• Outstanding critical thinking and problem-solving skills
  • Above average sensitivity, causing them to react more intensely to sounds, tastes, smells, etc.
  • Strong sense of curiosity
  • Low self-esteem due to perfectionism
  • Poor social skills
  • Strong ability to concentrate deeply in areas of interest
  • Difficulties with reading and writing due to cognitive processing deficits
  • Behavioural problems due to underlying stress

The perfectionism noted above is a big one! This is a challenge for many gifted kids, but can lead to particular frustration for those who are 2E since there are other factors holding them back from achieving at the level that they expect of themselves. This can lead to intense anxiety, which can create behavioural challenges in learning environments if not handled with care and understanding by the teacher.

Here are some strategies to help you bring out the brilliance while supporting the challenges of your 2E student:

  • Use their areas of interest for motivation. Try to find ways to create a project that teaches the concepts you’re working on, for example, analyze chords or clap rhythms in a song from a favourite video game.
  • Go deep with conceptual knowledge and skim over repetitive learning. Gifted students can become frustrated if they need to dedicate lots of time to concepts or skills they feel they have mastered. Either move on once they’ve got it, or find ways to expand on the concept or skill you’re trying to teach by allowing more advanced theoretical and conceptual work.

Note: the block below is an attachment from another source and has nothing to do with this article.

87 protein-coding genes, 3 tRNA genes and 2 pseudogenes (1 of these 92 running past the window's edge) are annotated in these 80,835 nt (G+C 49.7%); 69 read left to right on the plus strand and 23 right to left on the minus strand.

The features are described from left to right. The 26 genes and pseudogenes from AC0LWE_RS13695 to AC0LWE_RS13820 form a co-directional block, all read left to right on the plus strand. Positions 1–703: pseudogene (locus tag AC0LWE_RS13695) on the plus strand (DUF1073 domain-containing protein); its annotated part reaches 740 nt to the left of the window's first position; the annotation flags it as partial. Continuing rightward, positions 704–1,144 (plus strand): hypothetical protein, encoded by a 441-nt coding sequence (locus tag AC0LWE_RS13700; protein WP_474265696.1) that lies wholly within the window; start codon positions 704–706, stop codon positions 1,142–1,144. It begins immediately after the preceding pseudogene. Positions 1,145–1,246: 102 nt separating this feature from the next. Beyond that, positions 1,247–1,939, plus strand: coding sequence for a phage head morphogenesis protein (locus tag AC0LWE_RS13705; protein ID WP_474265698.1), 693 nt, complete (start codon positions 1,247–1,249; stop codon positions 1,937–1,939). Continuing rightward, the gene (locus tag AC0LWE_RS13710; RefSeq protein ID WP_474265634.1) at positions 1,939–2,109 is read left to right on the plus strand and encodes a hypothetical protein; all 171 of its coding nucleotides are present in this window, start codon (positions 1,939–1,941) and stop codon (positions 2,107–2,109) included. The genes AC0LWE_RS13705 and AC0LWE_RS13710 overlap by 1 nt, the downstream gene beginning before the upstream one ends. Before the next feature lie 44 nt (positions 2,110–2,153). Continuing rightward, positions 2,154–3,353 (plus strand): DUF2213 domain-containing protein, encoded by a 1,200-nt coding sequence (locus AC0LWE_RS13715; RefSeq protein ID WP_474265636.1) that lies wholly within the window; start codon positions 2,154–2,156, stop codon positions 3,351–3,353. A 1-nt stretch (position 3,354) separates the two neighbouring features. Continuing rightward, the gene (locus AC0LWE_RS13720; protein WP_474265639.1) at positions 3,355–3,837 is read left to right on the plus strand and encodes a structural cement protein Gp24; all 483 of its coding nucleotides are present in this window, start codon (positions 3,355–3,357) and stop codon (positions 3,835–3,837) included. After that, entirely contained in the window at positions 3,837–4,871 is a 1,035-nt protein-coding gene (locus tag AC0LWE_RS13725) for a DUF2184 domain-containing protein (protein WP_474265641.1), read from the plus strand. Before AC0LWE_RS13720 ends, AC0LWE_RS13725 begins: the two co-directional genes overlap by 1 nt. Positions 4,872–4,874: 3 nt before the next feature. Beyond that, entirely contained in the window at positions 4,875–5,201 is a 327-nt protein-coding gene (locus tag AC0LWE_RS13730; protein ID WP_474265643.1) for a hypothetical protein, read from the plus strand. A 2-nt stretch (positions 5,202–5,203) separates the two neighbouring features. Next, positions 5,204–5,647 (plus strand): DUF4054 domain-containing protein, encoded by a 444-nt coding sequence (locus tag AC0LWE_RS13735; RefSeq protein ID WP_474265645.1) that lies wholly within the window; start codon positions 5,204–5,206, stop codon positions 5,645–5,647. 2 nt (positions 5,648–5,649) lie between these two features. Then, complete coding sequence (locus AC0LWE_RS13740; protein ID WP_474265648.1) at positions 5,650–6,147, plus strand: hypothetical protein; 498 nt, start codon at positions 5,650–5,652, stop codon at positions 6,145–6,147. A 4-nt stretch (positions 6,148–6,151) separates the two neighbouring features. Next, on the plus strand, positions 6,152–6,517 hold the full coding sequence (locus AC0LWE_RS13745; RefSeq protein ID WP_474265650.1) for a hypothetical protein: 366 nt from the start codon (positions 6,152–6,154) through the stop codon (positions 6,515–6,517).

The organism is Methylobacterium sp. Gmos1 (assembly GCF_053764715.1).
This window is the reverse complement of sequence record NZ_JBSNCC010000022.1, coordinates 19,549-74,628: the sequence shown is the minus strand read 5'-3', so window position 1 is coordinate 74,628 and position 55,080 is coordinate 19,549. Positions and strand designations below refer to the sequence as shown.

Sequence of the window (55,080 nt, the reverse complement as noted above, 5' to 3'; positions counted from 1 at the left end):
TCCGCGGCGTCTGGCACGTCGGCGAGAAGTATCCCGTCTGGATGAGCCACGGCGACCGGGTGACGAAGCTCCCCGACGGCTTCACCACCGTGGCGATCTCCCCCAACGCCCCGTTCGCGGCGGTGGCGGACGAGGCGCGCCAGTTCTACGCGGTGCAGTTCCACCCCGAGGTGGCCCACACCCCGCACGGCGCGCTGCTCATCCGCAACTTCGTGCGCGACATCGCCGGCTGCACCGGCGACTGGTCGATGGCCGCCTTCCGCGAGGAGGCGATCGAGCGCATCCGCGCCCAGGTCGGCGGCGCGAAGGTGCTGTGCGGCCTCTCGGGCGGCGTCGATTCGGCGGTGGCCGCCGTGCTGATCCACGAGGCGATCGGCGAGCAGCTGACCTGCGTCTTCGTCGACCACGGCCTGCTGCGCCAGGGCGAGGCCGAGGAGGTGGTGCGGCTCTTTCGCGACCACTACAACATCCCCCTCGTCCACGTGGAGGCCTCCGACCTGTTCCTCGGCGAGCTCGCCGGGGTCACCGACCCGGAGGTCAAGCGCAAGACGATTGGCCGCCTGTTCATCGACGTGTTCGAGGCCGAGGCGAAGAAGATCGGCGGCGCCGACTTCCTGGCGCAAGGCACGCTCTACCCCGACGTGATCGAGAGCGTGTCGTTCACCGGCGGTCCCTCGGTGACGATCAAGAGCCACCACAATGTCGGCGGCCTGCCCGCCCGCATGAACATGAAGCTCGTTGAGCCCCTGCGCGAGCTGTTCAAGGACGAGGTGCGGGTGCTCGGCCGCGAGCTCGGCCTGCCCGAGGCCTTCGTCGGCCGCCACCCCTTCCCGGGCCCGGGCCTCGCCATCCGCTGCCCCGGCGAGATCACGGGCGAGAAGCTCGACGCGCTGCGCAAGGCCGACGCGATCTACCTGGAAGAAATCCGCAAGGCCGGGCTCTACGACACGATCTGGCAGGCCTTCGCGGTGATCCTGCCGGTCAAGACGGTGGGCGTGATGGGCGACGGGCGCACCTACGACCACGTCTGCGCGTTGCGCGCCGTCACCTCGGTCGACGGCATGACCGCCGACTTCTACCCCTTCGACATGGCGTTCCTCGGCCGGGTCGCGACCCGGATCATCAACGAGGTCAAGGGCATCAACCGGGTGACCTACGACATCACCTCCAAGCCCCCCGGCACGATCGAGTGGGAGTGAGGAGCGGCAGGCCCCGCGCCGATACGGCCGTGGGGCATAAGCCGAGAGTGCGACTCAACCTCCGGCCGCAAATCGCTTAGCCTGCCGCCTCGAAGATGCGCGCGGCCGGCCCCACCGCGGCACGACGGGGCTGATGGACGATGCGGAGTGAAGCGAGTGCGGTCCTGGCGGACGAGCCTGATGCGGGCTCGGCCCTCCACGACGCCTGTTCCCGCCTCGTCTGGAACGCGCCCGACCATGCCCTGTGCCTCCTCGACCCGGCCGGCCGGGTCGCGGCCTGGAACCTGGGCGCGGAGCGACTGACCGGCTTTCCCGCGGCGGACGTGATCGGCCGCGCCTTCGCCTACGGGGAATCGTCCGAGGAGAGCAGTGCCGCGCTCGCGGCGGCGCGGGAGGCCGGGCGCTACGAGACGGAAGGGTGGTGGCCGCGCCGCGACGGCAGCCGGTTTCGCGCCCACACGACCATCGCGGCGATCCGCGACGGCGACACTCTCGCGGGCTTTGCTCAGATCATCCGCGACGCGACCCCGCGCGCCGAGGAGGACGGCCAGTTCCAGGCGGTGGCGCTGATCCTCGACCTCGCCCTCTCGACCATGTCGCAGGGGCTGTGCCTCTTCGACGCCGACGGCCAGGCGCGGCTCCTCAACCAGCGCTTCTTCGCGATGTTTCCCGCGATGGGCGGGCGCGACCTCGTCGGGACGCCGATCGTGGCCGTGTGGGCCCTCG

• Allow your student to demonstrate their knowledge in a way that works for them. If they have trouble with written theory, allow them to work it out on their instrument or with manipulatives. 
  • Understand and support any anxiety that may arise. Don’t brush it off—your student may feel it intensely. Let them know that you see and understand what they’re going through and that you’re here to help them.
  • Provide support with elements of learning like planning, organization, self-assessment, and goal setting. These are often challenges for 2E students. 
  • Allow for student-led learning. Gifted students are often very inquisitive and enjoy the process of discovery. Follow that! It can bring you to such interesting places!
  • Ensure that your expectations take the whole child into account. Your student’s perfectionism, anxiety, learning challenges, etc. may make progress go slower than you would expect based on their intellectual capacity. But it’s all part of the package…your student’s potential and learning pace is based on their entire profile, not just their IQ. Allow them to be who they are and avoid setting unattainable goals. This would result in frustration for both you and your student.

As with all students, the bottom line is to see who your student truly is beyond the labels and to meet them there. With 2E students in particular, it’s often a fascinating journey!

Happy teaching!